Running from October 16, 1961 to June 1, 1963, “Sam’s Strip” was a mixture of fourth-wall breaking, political commentary, and gag cartooning of both the highest and lowest order. Created by Mort Walker and Jerry Dumas, better known for their works on “Hi and Lois,” “Beetle Bailey,” and the sequel to “Sam’s Strip,” “Sam and Silo,” this strip had a short run -- less than two years -- but remains a cult classic and has finally been collected in one volume by Fantagraphics.
The concept of “Sam’s Strip” is that Sam is the star of a comic strip, has a skinny sidekick (who goes unnamed until getting a name in “Sam and Silo”), seemingly employs Jerry Dumas to draw his strip, and has numerous run-ins with other comic strip characters. Sam is egotistical, sometimes quick to anger and a shameless panderer, willing to do anything for a laugh. Many of his “adventures” revolve around his trying to come up with gags to amuse the audience; of course, many of his gags are the oldest clichés in the book, but the level of awareness gives them new life. There’s something strangely funny about Sam demonstrating slipping on a banana peel and pointing out the lines drawn to indicate movement, and then repeating the fall but omitting the lines so he can brag that it’s the first time that’s every happened.
His run-ins with other comic strip characters are amusing even if you don’t know who everyone is. Walker and Dumas are very adept at making most of those jokes work on two levels, where the character’s role is obvious to those unaware of its pre-existence, while those in the know will get an extra kick out of it. The appearances by these characters highlight Dumas’s extraordinary art skills as he replicates each and every character. In his introduction to this volume (Walker also provides one), he says that he took painstaking care to trace and copy the characters, which surprised other cartoonists who assumed he simply cut and pasted them.
The use of other characters work not just because of Dumas’s abilities, but also because of the designs of Sam and his sidekick, very basic, understated designs that seemingly anyone could draw — but, their baseness make guest characters stand out even more. The contrast between Sam and John Tenniel’s Humpty Dumpty (from “Alice's Adventures in Wonderland”) is remarkable, and draws the eye. While Sam and his sidekick’s looks would have blended in (which suits the nature of the strip, I think), the guest characters just pop off of the page. My favourite strip actually involves a serious, action-adventure strip renting the first half of that day’s “Sam’s Strip,” partly for Dumas’s fantastic artistic contrasts, but for the sheer absurdity of the presentation and joke.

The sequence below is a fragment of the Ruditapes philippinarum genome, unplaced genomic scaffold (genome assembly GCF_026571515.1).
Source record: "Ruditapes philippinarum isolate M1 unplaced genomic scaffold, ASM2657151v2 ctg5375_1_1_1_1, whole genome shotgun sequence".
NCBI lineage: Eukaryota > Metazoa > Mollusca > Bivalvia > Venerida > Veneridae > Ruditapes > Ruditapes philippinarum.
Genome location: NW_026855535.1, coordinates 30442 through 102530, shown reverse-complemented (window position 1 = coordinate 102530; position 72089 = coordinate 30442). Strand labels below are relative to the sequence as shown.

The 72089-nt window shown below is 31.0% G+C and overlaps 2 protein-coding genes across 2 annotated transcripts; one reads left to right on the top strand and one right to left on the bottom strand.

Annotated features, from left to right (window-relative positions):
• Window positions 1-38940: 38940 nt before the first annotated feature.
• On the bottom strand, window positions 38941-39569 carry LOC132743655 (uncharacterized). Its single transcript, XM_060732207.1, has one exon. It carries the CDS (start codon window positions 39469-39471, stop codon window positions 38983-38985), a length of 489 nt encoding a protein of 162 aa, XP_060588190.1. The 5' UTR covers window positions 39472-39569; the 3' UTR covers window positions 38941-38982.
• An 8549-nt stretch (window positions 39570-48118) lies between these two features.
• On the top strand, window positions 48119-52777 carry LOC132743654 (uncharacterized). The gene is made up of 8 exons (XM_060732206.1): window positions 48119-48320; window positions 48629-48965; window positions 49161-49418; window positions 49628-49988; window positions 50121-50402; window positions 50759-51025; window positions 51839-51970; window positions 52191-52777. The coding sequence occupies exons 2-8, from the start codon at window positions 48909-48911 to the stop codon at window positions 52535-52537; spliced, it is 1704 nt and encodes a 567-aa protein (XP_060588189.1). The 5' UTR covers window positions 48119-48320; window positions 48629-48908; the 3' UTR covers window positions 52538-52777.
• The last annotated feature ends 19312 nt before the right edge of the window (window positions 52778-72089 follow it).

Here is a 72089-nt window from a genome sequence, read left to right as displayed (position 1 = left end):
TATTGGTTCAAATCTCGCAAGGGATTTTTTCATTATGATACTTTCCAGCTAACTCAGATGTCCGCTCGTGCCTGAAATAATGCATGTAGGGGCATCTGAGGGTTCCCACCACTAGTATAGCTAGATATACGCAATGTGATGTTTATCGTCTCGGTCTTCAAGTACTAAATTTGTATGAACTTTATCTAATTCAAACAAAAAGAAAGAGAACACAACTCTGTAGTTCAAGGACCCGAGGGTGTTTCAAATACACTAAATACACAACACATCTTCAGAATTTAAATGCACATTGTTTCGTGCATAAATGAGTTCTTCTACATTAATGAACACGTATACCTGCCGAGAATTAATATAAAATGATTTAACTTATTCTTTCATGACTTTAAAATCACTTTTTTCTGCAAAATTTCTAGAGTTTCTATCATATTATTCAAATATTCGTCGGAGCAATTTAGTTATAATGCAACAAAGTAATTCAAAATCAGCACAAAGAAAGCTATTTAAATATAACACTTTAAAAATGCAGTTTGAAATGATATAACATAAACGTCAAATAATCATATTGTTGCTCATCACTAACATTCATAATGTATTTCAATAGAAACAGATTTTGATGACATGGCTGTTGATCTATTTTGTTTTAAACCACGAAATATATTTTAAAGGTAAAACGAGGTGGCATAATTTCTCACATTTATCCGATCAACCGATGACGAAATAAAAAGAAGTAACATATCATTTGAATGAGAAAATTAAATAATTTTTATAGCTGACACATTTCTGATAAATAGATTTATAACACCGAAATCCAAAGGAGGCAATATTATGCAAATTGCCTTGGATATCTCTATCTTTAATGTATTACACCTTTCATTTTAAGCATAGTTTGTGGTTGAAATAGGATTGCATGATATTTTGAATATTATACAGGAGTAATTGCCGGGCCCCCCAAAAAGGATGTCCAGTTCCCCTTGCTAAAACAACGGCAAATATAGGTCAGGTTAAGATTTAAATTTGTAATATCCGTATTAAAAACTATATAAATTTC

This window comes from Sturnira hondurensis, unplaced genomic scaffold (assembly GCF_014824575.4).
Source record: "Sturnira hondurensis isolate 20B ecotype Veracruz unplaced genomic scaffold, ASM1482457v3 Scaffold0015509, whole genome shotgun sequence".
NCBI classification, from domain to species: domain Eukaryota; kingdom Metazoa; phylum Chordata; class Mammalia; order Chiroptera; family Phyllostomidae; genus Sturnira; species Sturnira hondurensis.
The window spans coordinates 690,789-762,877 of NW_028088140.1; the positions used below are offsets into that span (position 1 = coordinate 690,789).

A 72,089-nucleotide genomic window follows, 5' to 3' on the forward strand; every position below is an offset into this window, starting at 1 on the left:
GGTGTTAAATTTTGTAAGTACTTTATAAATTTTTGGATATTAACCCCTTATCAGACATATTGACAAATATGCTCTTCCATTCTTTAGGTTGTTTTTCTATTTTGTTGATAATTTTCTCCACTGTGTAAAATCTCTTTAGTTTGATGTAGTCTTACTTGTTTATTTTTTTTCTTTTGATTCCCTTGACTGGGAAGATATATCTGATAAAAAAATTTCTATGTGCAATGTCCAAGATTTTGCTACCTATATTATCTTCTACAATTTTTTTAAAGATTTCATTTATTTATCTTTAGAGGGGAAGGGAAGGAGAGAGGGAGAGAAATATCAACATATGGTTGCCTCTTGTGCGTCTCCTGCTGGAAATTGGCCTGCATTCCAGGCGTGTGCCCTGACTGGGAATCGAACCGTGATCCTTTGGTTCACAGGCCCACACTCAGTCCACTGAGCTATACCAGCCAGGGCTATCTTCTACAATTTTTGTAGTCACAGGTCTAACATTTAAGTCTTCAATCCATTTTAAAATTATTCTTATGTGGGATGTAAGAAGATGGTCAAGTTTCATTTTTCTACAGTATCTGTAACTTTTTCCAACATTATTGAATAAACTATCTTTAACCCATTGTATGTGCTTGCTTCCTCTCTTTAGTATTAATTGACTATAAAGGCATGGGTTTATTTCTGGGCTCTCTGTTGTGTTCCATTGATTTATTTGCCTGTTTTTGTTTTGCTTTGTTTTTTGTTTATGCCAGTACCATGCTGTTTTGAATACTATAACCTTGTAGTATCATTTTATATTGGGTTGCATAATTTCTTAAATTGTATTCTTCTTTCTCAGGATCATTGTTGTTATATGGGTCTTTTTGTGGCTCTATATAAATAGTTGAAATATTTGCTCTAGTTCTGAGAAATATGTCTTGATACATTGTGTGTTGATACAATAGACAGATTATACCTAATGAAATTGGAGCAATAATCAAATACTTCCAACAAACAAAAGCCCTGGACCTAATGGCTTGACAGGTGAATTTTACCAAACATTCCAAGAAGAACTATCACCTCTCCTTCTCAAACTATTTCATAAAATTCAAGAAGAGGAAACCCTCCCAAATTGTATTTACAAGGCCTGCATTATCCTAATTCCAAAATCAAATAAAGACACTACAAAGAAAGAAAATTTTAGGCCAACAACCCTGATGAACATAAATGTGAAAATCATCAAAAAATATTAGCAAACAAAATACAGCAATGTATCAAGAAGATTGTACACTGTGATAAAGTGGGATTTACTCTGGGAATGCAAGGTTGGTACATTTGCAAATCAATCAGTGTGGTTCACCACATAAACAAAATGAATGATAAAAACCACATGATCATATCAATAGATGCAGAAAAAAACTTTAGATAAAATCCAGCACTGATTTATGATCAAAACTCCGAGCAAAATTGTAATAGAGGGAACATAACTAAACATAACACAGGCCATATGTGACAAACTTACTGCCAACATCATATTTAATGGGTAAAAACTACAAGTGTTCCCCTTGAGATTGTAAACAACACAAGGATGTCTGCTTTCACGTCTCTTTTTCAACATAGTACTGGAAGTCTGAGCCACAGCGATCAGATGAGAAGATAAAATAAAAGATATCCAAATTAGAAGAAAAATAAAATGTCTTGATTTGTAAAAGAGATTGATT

What surprised me most, though, was the amount of topical humor in these strips. A vast number of strips are devoted to current events, particularly those involving President Kennedy and the Russians. One recurring character is the Planet Earth, who Sam and his sidekick actually try to set up with a rendition of Peace from a political cartoon. These strips are very rooted in their time, but also deliver jokes and messages that almost anyone could understand (particularly with the help of Brian Walker’s annotations).
These strips aren’t perfect and some gags are repeated far too many times, or just plain aren’t funny, but this collection made me laugh at least once on nearly every page. Dumas himself comments in his own set of annotations, which includes his honest feelings on the strips, not having read them in 40 years. Besides naming his favorites and his least favorite strip, he shares some very funny and amusing stories about his fellow cartoonists, including how “Sam’s Strip” seemingly inspired a “Little Orphan Annie” storyline.
Though it lasted less than two years, “Sam’s Strip” was a pioneering strip whose use of characters from other strips continues to this day with various crossovers between strips. “Sam’s Strip: The Comic about Comics” is a must for any fans of comic strips, and includes very insightful introductions by Mort Walker and Jerry Dumas. Once again, Fantagraphics delivers a stellar package